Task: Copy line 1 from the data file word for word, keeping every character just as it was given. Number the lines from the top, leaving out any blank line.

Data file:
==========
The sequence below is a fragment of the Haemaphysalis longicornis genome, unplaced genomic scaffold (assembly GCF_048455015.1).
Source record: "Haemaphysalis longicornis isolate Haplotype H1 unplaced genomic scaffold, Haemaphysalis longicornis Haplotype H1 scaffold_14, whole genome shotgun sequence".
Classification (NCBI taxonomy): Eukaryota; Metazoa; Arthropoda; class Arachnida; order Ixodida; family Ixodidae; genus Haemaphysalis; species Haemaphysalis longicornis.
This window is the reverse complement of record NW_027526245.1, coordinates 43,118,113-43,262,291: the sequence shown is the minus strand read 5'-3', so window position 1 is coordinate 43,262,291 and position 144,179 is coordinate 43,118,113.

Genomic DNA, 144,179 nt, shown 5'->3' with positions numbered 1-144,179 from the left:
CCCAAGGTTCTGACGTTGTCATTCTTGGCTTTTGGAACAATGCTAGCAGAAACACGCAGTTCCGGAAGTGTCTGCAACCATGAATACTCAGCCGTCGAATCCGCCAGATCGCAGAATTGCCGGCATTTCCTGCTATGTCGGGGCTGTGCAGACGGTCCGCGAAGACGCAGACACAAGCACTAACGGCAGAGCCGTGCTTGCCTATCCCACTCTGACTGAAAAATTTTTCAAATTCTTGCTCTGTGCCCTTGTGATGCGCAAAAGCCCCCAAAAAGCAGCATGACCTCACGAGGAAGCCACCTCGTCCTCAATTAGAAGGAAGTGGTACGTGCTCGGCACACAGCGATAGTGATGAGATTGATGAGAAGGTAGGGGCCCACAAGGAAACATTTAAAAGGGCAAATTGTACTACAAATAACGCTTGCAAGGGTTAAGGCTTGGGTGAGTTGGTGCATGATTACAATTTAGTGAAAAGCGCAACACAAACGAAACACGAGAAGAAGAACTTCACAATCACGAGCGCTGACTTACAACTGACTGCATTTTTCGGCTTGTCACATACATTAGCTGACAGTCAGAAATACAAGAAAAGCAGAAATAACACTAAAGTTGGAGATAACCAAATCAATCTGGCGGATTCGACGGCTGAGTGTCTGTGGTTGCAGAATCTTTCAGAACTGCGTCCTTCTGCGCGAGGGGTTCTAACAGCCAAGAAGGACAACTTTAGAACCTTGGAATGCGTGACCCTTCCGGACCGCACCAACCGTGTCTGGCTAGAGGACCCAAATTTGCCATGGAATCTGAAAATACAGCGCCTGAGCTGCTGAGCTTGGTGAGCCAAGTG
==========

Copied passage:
The sequence below is a fragment of the Haemaphysalis longicornis genome, unplaced genomic scaffold (assembly GCF_048455015.1).